A proper seeding rate can determine the success of an entire season, and even though thinking through seeding rates may seem boring, the effects of too low of a seeding rate compound. It’s not too late to send a sample away to get all the numbers needed to calculate an optimal seeding rate.
According to a survey done about ten years ago, commercial seeding rates were about half of the recommended rate, says Sheri Strydhorst, agronomy research specialist with Alberta Wheat and Barley Commissions.
To avoid the consequences of using the wrong seeding rate, Strydhorst’s recommendation is to achieve 33 to 35 plants per square foot. In that range you get the right amount of tillering; increased tillering is undesirable as it can stretch out the growing season length, decrease yield, and create maturity differences.
To get that correct seeding rate, use the Alberta seeding rate calculator, which you can find here. Enter the desired plant population (that 33 to 35 plants per square foot), the germination rate, emergence mortality, and thousand kernel weight (TKW). Sending a sample away to an accredited lab guarantees accurate numbers.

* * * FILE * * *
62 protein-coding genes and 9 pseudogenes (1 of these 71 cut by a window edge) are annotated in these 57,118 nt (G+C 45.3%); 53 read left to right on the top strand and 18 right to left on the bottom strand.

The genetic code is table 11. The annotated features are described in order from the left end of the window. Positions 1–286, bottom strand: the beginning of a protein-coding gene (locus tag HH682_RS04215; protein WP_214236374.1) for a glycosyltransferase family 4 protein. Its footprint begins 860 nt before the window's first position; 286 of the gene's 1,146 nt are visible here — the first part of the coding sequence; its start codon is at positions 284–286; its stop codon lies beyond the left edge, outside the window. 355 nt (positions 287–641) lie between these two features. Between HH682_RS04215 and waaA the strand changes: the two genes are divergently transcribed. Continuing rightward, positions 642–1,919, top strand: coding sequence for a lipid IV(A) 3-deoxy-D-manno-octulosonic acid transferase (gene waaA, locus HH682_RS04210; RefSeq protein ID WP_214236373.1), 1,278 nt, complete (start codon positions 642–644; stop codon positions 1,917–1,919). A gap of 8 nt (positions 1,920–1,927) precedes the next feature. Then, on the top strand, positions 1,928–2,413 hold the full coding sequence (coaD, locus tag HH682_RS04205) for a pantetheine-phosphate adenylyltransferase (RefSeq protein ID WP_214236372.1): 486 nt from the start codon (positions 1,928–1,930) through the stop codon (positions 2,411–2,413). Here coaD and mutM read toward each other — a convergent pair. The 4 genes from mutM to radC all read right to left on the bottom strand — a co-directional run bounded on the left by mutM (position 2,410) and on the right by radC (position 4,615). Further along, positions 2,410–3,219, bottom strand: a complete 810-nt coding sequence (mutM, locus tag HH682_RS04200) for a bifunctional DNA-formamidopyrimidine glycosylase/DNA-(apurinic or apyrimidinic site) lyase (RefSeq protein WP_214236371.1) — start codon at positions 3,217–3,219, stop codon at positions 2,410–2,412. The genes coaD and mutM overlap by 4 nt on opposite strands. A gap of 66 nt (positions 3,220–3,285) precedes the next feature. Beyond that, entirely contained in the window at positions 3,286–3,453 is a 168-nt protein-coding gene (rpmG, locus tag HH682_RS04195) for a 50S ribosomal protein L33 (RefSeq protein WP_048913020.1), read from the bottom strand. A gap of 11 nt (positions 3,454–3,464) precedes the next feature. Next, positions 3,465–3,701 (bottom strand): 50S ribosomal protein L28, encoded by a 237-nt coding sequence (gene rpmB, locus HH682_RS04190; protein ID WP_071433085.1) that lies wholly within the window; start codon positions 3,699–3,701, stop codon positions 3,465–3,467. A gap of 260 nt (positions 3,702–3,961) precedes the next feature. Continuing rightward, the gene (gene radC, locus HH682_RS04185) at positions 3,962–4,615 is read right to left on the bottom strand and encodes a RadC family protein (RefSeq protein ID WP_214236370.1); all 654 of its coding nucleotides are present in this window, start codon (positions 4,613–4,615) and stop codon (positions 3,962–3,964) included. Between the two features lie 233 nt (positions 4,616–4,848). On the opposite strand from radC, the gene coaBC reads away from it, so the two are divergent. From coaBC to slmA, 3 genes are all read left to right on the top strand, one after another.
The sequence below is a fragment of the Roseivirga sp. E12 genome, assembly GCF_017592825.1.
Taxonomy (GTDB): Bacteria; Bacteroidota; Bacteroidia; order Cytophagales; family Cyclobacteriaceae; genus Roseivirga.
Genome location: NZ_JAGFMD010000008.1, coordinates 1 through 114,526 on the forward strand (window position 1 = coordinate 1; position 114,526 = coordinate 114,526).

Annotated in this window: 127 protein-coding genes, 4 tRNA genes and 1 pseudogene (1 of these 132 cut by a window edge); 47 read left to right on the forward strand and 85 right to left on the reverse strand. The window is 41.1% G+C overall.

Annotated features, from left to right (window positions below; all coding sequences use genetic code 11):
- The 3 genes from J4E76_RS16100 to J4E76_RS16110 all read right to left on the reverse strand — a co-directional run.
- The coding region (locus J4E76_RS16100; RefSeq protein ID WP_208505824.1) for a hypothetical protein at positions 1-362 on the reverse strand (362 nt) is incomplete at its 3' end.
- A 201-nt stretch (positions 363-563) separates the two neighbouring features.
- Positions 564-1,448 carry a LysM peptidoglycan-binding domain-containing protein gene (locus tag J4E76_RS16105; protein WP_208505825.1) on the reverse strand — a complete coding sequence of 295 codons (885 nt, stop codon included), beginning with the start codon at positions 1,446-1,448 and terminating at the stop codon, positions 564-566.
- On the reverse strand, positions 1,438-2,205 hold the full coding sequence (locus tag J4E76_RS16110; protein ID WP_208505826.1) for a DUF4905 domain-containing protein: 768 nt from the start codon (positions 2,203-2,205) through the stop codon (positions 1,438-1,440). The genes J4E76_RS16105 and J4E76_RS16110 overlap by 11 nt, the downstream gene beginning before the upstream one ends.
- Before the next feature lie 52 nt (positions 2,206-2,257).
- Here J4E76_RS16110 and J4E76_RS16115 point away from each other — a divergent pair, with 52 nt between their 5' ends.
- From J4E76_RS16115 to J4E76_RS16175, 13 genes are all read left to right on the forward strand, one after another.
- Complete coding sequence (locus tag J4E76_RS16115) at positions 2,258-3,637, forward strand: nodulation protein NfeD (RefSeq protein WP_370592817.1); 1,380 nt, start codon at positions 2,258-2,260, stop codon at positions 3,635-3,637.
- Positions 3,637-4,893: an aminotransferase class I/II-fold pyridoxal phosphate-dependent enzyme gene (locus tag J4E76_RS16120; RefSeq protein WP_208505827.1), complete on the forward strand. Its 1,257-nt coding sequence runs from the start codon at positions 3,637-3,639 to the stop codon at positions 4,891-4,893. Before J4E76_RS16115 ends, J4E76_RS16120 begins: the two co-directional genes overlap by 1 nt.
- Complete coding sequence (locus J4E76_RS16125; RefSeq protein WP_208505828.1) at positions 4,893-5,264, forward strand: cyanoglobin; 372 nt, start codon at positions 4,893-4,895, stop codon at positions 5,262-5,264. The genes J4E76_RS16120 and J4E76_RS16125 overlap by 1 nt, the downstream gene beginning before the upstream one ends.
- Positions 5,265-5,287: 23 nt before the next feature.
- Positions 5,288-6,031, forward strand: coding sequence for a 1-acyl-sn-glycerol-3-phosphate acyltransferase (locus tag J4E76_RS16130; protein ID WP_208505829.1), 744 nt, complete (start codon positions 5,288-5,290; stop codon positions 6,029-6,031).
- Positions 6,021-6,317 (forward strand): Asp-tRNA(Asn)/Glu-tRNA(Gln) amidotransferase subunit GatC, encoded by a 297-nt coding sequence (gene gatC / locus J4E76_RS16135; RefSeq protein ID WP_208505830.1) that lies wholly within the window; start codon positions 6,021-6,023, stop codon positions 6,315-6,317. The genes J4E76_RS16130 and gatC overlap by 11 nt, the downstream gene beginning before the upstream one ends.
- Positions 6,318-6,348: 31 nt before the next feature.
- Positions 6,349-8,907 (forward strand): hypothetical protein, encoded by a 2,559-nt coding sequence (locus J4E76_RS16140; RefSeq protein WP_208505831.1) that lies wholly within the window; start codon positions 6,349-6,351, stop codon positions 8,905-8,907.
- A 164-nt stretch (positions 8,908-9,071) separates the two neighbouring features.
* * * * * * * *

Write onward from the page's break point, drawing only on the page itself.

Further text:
If you’re going to count out your own thousand kernel weight, Strydhorst recommends counting out two batches of 250 seeds and weighing them, then averaging those weights, and multiplying by four.
For the emergence mortality rate — which can be established over time for an individual’s growing area — Strydhorst says that in her area, a 10 per cent emergence mortality is realistic; if 100 seeds are planted, 90 seeds will emerge and make a viable plant.
Last — but certainly not least — don’t skip counting your thousand kernel weight (TKW). In the video, Strydhorst gives an example of differing TKWs between the same variety from lots in 2020 and 2021, that resulted in a 40 lb per acre difference.
Catch the full conversation between Strydhorst and RealAgriculture’s Kara Oosterhuis, below: